There's a pretty interesting thread over on warseer discussing what people would and wouldn't like to see changed in 8th edition.
One of the phases that people have focussed on is magic.
It is not a problem that has an easy solution, but it is a problem.
True in most fantasy fiction there is a mage who is capable of pulling off huge feats due to magical power - and therefore Warhammer has to reflect that in some way. The only problem here is that in these fictional scenarios, this magical feat generally only happens once, yet in Warhammer it happens turn after turn. Ok there is the miscast table, but let's be honest how many players have seen this do anything significant? The mage may take a wound, but all this achieves generally is to reinforce the bunker mentally of the mage.
The main problem with the magic phase is that it distorts the game - ok you can argue that ItP does too - because it forces players to at least take part in the magic power game, and in turn makes players take mages.
Which raises the fluff question of whether or not the Warhammer world really is so full of magic users? And more to the point if the magic users that populate the world, really are as powerful as those that appear on the table?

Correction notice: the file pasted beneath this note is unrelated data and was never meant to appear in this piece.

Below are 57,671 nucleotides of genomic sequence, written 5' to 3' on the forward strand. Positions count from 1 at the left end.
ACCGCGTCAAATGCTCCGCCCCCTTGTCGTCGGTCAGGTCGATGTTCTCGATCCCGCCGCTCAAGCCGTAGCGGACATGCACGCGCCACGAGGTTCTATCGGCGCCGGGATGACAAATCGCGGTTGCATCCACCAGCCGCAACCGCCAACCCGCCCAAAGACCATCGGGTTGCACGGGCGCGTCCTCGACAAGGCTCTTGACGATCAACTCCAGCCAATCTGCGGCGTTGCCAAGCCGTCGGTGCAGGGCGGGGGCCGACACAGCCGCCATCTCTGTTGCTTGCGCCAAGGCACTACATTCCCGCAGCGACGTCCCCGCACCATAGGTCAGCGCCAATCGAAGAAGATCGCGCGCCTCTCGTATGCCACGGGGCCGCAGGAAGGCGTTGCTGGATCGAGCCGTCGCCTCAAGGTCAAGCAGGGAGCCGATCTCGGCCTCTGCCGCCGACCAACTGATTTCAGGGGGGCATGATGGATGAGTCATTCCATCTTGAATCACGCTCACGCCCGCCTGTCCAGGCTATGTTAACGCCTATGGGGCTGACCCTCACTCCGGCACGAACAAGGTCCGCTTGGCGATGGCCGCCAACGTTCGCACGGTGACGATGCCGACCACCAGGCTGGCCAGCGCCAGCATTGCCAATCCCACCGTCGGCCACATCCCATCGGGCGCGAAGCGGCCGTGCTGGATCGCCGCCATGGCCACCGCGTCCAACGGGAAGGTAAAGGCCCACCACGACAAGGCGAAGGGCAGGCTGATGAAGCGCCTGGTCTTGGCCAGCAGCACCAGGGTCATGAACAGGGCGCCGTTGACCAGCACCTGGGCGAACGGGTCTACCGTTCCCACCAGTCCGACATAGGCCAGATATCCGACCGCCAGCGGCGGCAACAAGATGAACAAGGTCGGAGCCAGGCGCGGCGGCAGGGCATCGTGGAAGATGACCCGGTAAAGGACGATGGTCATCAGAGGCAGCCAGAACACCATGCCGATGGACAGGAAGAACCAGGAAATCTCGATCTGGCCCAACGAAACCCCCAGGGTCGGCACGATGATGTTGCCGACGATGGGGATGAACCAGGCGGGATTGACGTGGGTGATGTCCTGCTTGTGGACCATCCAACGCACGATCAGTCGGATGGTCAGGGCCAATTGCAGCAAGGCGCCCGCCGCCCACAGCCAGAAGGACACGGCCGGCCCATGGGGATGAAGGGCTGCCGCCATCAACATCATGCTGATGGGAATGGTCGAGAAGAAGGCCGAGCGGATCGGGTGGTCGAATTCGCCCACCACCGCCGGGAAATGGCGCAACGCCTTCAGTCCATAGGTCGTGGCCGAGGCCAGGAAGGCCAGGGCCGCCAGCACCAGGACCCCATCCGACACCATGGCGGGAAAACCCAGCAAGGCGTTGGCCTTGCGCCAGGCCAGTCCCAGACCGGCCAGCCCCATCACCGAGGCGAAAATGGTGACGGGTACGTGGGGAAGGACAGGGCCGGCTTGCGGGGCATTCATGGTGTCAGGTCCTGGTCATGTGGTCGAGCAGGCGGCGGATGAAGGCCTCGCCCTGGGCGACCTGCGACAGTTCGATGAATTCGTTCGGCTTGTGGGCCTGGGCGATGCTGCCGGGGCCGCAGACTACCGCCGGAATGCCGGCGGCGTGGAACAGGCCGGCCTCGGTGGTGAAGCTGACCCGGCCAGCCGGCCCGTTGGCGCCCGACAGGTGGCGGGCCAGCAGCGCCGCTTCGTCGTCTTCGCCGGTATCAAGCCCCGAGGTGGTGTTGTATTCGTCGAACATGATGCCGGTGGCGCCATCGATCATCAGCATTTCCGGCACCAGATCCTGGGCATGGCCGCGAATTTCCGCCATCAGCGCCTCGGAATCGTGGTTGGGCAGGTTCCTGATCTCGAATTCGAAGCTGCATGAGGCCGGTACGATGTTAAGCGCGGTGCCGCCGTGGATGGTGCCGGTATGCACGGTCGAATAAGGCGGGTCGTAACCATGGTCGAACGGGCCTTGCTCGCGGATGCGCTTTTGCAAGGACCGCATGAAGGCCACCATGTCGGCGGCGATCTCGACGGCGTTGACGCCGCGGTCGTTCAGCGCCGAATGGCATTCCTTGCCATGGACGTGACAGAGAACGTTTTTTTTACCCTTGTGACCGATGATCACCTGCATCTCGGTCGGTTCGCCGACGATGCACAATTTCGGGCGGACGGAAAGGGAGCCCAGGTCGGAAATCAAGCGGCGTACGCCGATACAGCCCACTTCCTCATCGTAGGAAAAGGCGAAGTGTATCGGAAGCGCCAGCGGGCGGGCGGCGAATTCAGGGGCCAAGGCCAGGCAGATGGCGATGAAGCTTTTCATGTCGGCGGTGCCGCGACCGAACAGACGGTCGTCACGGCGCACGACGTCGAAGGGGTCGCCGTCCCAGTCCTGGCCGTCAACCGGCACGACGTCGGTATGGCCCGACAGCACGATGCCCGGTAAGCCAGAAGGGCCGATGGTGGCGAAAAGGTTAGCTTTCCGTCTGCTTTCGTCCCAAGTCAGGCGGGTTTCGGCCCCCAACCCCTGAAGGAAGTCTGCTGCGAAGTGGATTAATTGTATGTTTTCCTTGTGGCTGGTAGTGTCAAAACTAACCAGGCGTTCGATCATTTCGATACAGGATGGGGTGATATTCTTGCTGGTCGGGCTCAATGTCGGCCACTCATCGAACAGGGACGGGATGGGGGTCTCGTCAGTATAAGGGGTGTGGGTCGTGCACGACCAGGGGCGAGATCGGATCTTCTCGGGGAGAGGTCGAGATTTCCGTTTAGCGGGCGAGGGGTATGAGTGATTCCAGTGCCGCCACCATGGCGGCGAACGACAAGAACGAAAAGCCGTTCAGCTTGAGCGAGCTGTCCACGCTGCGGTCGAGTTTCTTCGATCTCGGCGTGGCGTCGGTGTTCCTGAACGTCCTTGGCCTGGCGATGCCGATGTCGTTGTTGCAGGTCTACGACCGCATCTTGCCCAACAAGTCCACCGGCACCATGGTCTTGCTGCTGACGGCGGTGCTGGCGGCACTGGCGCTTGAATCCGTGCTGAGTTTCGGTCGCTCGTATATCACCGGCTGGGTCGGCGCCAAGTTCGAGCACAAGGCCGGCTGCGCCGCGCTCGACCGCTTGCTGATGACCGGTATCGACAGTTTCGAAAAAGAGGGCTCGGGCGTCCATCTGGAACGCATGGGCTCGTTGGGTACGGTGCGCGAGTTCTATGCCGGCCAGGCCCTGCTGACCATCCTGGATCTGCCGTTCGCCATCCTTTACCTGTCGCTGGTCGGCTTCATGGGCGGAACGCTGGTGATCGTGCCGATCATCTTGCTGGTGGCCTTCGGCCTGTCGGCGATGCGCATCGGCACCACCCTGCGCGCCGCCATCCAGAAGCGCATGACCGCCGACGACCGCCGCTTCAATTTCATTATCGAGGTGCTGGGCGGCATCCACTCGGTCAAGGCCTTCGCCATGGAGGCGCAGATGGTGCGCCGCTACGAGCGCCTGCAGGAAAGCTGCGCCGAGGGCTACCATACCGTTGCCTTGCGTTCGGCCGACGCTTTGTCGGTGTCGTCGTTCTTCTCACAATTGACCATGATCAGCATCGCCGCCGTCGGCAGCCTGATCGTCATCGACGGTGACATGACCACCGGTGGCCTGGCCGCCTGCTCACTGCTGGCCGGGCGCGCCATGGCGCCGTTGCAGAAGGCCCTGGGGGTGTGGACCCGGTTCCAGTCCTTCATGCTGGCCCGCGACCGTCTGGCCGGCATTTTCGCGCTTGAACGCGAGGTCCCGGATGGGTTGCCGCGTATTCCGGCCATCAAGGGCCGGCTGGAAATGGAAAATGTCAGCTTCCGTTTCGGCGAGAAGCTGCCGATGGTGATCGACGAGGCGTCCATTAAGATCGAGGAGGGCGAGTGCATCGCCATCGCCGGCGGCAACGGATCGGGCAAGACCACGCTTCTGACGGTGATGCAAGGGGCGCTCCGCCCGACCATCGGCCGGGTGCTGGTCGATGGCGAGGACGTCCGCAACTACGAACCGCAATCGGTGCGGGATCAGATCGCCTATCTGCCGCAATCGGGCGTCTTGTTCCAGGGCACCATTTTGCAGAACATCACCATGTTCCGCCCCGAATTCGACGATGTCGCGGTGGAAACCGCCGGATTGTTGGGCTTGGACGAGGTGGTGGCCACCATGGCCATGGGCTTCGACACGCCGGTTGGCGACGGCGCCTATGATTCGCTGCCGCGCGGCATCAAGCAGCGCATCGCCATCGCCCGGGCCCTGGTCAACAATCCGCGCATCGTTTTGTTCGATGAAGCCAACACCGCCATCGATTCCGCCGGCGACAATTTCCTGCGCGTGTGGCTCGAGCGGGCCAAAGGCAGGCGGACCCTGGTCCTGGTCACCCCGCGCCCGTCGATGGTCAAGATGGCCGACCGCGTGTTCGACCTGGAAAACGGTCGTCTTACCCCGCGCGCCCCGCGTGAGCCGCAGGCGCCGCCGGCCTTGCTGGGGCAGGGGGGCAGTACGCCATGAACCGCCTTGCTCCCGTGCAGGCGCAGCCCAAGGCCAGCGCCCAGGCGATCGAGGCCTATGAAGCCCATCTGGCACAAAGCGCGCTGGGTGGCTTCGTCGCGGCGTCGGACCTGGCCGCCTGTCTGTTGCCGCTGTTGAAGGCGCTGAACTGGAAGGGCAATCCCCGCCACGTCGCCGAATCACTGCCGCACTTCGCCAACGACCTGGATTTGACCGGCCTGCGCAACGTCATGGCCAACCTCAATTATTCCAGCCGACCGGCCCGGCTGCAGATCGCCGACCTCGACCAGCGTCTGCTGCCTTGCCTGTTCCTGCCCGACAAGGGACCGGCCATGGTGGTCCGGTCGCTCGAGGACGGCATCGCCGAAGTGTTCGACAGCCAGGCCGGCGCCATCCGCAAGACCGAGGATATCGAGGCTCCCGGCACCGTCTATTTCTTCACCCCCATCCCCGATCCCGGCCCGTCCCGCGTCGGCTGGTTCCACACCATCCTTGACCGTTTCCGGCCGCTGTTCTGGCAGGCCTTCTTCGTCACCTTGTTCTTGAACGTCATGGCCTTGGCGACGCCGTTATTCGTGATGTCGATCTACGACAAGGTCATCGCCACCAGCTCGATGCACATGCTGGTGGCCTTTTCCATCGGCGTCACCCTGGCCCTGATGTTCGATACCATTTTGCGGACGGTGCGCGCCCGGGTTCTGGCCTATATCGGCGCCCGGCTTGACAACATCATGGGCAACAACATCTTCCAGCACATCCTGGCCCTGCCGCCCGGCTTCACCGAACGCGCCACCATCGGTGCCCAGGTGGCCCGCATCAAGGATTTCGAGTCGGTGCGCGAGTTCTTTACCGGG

After all if that is the case, then how come the army books and novels are mainly about warriors?
Let's face it if the fluff were reflective of the game, then very few arriors would last more than one battle in the face of strong magic, let alone lead an incursion of chaos, a might Waargh, or the defence of an Empire city. And more to the point why would people follow a warrior, when anyone with eyes can see the mage is more potent and liable to live.
Which raises the question of how to make magic more reflective of the power level of the other game phases.
Perhaps a simplification of the miscast table along the lines of the misfire table. Or perhaps making all doubles miscasts - meaning that the big spells are harder to get off - and the speels being subject to the kind of drift artillery is subject to, meaning that spells might actually miss their intended target *gasp*. Or perhpas rolling for spells each turn to reflect the way in which the winds of magic are changing, with a chance that the mage is not able to access the power.
Though a simpler solution would be to change the targetting requirement to make bunkering characters less of an option. Or allowing a free hit against characters refusing challenges, which would affect mages more than warriors, and favour players who out-manouvred the enemy and managed to track a mage in combat.
Obvioulsy the problem for the game designers is that they have to keep magic a part of the game, so it's a subtle balancing act they have on their hands.